Generally speaking, Indonesia's climate is almost entirely tropical, with May to September as the dry season, and October to April the rainy season, and with heavier rainfall from December through February. However, the opposite might be true for certain dive areas in Indonesia like Raja Ampat and Ambon, and the best time of year to visit Indonesia really depends on where you intend to stay in the country.
The water temperatures remain quite consistent through the country, hovering at 26°-29°C (82°- 85°F) year-round. Typically, you won't need anything more than a 3-5mm wetsuit, or even a skinsuit. However, the diving conditions and difficulty in Indonesia hugely vary, depending on where and when you dive in the country.
Ambon Bay, Maluku – world class muck diving. Critters that can be seen here include rhinopias, frogfish, ghost pipefish, lots of juvenile fish, stonefish, mandarin fish, nudibranchs, harlequin and coleman shrimps, wonderpus, mimic and flamboyant cuttlefish, and even the much-sought-after psychedelic frogfish.
Alor, East Nusa Tenggara – the hidden gem. This off-the-beaten-path dive destination offers a mix of both world-class wide-angle and macro sites. Pristine coral reefs, steep walls, sloping muck sites--the diving in Alor is really diverse and would please the most discerning diver and underwater photographer.
Banda Sea, Maluku – sea snakes and hammerheads. Most of the diving around the Banda Sea involves excellent wall dives, and great macro sites, but the biggest draw is probably the resident sea snakes at Manuk and Gunung Api islands.
Bali – wrecks and mola molas. Unique critters, fascinating wrecks, beautiful walls, colorful corals, excellent muck dives, huge schools of fish, pelagics--Bali has it all. Technical diving and freediving are also possible in Bali with a good number of reputable dive operations.
Derawan Islands, Borneo – manta rays and whalesharks. Derawan is a remote group of islands in East Kalimantan (East Borneo), and is home to one of the three jellyfish lakes known to men, with the other two located in Palau and Misool Island in Raja Ampat.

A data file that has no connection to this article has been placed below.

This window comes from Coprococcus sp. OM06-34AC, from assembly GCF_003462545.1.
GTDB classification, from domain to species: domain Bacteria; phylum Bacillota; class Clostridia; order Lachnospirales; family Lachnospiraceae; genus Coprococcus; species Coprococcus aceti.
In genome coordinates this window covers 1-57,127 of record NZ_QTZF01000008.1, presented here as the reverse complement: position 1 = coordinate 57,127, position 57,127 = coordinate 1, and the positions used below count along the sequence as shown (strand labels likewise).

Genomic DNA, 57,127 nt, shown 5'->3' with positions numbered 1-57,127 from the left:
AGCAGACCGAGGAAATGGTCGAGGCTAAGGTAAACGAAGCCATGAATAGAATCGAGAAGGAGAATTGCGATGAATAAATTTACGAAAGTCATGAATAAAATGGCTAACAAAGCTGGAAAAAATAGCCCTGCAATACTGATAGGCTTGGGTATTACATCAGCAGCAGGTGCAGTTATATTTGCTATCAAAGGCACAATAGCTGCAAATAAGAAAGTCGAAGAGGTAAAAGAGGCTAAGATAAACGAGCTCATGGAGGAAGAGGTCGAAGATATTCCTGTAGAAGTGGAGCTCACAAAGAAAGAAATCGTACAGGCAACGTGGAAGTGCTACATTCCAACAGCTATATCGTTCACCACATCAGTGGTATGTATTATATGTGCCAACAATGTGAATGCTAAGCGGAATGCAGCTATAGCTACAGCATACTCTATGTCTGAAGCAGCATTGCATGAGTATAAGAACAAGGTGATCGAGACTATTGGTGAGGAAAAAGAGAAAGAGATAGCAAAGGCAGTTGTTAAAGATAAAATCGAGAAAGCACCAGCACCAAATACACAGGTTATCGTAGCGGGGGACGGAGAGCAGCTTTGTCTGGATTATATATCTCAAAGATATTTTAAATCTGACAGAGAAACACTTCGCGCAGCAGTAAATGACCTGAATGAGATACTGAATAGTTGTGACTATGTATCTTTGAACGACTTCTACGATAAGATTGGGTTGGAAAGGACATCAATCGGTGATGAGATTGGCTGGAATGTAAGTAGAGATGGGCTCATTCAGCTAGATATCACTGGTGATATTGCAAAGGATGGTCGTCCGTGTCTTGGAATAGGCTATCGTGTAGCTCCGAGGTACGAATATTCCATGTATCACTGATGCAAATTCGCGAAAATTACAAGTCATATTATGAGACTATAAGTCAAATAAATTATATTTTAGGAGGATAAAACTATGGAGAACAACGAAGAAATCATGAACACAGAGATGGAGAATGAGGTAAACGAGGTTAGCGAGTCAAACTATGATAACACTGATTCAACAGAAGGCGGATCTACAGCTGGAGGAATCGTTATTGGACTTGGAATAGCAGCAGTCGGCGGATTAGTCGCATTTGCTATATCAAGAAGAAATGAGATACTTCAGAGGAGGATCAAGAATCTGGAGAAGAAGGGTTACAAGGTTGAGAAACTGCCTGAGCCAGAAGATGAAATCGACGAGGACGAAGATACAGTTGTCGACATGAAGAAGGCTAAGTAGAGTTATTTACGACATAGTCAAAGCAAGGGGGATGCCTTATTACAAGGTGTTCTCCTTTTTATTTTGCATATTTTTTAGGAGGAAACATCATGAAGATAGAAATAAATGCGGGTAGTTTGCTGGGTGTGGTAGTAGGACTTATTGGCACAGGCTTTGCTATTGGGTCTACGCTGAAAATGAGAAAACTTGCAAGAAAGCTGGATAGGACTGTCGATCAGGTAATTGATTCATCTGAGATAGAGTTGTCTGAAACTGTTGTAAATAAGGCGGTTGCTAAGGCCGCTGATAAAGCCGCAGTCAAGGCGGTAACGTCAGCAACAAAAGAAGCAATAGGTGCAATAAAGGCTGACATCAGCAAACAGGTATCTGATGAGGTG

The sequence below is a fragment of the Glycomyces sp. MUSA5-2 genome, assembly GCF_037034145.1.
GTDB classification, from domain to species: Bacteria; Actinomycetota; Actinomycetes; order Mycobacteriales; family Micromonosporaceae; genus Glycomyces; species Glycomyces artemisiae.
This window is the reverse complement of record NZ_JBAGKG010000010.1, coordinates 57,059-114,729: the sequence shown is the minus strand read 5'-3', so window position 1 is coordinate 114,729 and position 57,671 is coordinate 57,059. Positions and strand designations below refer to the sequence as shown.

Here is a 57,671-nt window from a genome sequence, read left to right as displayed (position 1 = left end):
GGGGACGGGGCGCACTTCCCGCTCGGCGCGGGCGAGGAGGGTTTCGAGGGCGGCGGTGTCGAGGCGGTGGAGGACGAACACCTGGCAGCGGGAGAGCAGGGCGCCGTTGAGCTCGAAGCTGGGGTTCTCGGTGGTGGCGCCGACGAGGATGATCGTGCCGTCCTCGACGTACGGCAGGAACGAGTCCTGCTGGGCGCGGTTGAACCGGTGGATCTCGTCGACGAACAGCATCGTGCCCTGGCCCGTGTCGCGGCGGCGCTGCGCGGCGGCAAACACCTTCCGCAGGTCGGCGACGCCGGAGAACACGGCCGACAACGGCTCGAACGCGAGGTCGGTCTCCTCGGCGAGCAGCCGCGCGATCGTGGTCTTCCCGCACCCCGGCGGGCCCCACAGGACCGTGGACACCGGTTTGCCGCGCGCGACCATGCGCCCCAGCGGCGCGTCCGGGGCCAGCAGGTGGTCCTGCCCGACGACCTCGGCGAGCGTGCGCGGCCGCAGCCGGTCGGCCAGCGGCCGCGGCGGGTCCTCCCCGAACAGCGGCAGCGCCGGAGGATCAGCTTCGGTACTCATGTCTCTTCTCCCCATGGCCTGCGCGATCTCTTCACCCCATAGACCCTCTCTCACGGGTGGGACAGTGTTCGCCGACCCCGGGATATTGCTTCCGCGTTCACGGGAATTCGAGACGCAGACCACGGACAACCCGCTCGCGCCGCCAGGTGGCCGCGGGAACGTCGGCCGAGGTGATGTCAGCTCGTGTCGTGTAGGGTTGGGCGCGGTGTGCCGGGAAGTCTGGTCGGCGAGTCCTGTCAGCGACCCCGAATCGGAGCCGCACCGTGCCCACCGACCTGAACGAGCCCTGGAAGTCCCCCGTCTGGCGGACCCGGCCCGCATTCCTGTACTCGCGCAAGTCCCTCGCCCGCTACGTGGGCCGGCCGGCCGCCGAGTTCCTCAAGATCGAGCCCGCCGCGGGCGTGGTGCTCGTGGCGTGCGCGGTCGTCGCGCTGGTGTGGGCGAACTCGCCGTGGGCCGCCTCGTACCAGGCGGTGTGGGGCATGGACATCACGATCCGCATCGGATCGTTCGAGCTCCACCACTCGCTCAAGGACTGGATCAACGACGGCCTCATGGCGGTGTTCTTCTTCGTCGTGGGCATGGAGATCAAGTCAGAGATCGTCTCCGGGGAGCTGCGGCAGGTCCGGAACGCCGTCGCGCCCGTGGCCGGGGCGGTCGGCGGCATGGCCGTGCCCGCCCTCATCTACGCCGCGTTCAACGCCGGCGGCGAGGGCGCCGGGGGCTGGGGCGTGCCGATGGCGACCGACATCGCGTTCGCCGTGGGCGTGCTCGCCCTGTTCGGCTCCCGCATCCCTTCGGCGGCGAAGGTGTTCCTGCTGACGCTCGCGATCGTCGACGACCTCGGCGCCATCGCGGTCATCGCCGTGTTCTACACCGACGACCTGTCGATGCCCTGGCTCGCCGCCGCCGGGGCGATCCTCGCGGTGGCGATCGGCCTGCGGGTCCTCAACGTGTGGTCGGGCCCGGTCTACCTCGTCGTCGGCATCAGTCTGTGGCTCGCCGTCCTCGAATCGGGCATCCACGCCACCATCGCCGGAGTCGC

Komodo, East Nusa Tenggara – drift dives and world class reefs. Komodo National Park is a group of volcanic islands with over 5,700 giant lizards known as Komodo dragons. This UNESCO World Heritage Site also hosts a world-class scuba diving scene. Imagine drift dives with colorful corals in various formations teeming with marine life, big and small. Divers can see big schools of fish pretty much year-round, as well as eagle and manta rays.
Lembeh, North Sulawesi – muck diving capital. Known as the world's capital for muck diving, Lembeh Strait in North Sulawesi offers second-to-none macro biodiversity. The number species that you can cross off your list within a week of diving Lembeh is staggering.
Manado and Bunaken, North Sulawesi – wall dives and reefs. Manado Bay offers a mix of great muck and reef sites, treating divers to unique critters like mimic octopus and flamboyant cuttlefish, as well as various seahorses, squid, nudibranchs, and frogfish.
Raja Ampat, West Papua – the holy grail of Indonesia. Alongside Kaimana Regency and Triton Bay in the south, and Cenderawasih Bay in the east, Raja Ampat archipelago makes up a massive area, collectively known as the Bird’s Head Seascape. Divers can visit the Raja Ampat area many times in their lifes and discover something new each time.
Wakatobi, South East Sulawesi – beautiful coral reefs. Wakatobi's reefs are extremely healthy and offer unique large coral formations, various sea fans, and sponges which are overflowing with marine life. The underwater topography is no less unique, featuring various walls, ridges, and overhangs. While it's not the place for large pelagics, eagle rays and reef sharks can typically be seen.